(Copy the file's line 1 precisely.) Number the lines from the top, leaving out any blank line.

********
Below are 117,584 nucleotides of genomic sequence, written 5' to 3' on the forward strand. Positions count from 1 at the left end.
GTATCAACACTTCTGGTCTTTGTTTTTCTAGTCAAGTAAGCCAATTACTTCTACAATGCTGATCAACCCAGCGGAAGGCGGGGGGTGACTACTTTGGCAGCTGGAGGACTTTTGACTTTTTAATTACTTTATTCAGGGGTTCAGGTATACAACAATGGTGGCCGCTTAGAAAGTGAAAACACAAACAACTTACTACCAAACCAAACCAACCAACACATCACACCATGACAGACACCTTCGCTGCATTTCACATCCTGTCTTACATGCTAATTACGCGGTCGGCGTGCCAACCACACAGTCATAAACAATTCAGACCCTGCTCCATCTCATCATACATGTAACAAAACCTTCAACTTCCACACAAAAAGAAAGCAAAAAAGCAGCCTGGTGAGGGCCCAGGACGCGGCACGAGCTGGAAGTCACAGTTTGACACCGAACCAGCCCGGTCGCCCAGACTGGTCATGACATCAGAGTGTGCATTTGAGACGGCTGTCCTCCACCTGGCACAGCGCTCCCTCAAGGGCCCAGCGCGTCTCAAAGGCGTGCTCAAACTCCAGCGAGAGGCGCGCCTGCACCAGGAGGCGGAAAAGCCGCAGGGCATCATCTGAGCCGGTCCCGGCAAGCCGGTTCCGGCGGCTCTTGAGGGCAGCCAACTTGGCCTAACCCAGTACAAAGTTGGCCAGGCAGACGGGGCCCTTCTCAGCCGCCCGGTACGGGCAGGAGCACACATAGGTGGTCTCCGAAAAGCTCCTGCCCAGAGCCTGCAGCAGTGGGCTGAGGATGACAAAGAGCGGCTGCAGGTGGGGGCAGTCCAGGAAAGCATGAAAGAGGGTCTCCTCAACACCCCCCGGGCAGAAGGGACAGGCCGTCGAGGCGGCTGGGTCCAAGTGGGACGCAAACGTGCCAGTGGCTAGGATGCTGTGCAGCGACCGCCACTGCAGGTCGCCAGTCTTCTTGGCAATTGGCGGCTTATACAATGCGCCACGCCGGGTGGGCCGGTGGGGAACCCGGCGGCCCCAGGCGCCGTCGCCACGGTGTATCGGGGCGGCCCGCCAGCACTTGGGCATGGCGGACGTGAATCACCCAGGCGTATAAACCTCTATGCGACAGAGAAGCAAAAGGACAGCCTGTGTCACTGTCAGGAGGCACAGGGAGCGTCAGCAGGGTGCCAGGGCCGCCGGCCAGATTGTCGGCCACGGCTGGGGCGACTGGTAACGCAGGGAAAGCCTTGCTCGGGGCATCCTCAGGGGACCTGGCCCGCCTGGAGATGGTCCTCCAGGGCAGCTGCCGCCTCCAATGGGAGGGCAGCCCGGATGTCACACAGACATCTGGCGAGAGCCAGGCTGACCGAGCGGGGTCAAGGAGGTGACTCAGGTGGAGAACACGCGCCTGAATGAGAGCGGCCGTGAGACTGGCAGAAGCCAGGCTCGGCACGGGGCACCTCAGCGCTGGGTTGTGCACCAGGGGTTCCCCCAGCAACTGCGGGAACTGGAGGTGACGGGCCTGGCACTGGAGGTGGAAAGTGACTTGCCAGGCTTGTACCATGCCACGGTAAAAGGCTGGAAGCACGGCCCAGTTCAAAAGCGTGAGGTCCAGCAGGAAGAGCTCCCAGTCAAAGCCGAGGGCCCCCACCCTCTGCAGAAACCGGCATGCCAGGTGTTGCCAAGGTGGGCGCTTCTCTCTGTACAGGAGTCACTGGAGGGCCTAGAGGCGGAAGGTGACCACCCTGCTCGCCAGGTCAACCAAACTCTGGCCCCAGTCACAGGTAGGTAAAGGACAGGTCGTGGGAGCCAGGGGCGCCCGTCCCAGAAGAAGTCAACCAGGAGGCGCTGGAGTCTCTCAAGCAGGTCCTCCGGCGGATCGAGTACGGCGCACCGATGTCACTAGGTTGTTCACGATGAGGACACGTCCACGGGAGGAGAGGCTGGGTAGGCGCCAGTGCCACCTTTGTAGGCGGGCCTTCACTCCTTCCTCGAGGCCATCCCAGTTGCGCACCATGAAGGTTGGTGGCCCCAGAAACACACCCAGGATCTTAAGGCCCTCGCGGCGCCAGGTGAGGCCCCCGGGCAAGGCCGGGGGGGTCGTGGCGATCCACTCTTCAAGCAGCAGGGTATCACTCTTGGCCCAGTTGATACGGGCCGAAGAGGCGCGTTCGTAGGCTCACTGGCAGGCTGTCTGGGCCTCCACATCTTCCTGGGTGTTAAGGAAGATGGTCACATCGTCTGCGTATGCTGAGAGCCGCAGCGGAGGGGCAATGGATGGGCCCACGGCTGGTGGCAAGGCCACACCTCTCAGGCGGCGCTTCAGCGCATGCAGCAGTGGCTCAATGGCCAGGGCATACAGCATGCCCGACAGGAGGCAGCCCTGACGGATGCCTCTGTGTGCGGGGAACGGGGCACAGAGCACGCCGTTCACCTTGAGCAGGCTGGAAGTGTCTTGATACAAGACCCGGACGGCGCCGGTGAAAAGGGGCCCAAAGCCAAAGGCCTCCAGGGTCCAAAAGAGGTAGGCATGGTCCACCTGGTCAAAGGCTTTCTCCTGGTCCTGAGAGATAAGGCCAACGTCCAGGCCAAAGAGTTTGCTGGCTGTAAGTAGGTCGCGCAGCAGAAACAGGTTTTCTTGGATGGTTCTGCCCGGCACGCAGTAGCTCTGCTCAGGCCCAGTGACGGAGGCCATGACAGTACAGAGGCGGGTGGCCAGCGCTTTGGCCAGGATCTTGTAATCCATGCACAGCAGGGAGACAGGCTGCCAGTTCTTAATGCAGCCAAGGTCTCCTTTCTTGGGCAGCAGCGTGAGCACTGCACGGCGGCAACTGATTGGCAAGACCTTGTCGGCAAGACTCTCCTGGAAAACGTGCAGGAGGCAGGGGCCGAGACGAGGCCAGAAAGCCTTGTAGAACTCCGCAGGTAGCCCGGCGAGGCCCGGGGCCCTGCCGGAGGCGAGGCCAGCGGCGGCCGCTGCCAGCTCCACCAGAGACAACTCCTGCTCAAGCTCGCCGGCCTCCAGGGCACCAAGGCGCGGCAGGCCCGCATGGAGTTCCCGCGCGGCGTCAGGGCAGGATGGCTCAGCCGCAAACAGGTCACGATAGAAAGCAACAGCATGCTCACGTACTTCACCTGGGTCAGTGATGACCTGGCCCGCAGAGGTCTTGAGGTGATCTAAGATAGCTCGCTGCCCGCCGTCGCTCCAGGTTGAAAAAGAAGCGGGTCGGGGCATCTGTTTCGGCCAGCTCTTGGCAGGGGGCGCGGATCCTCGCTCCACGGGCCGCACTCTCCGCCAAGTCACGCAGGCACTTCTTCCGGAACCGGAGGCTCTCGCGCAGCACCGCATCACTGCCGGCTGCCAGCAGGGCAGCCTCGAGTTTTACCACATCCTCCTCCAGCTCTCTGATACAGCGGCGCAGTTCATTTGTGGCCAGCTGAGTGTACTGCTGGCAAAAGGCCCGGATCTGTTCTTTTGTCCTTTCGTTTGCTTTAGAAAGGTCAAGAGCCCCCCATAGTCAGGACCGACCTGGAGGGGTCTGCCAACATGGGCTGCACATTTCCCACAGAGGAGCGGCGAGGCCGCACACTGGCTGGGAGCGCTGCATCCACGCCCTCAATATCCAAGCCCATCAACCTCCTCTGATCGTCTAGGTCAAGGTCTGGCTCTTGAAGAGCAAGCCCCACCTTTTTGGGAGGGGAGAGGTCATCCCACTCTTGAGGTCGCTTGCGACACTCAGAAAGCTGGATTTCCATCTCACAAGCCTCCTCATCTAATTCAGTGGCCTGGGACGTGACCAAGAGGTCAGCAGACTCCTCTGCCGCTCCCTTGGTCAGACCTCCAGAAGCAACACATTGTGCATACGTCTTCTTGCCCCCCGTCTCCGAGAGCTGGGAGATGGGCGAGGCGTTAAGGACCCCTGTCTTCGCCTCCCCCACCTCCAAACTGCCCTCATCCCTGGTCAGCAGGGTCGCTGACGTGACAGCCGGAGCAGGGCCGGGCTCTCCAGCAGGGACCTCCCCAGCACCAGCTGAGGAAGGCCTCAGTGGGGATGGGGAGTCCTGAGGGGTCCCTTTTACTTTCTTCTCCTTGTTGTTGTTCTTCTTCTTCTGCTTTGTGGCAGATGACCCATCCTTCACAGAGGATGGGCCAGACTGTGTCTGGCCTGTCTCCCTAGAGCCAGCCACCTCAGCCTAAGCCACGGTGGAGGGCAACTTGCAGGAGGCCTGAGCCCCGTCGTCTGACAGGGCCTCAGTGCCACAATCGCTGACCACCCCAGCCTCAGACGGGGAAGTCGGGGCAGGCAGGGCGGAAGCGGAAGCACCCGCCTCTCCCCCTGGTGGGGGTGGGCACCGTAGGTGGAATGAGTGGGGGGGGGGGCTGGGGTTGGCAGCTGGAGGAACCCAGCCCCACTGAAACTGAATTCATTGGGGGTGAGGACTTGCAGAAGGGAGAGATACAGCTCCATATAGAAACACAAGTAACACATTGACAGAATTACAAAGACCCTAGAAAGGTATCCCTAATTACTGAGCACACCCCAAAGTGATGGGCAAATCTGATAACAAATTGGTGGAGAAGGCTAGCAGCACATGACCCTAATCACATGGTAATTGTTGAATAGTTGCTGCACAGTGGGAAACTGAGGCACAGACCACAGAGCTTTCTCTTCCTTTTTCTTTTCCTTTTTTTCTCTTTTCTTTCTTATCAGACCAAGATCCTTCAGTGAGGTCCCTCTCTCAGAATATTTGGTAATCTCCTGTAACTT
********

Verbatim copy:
Below are 117,584 nucleotides of genomic sequence, written 5' to 3' on the forward strand. Positions count from 1 at the left end.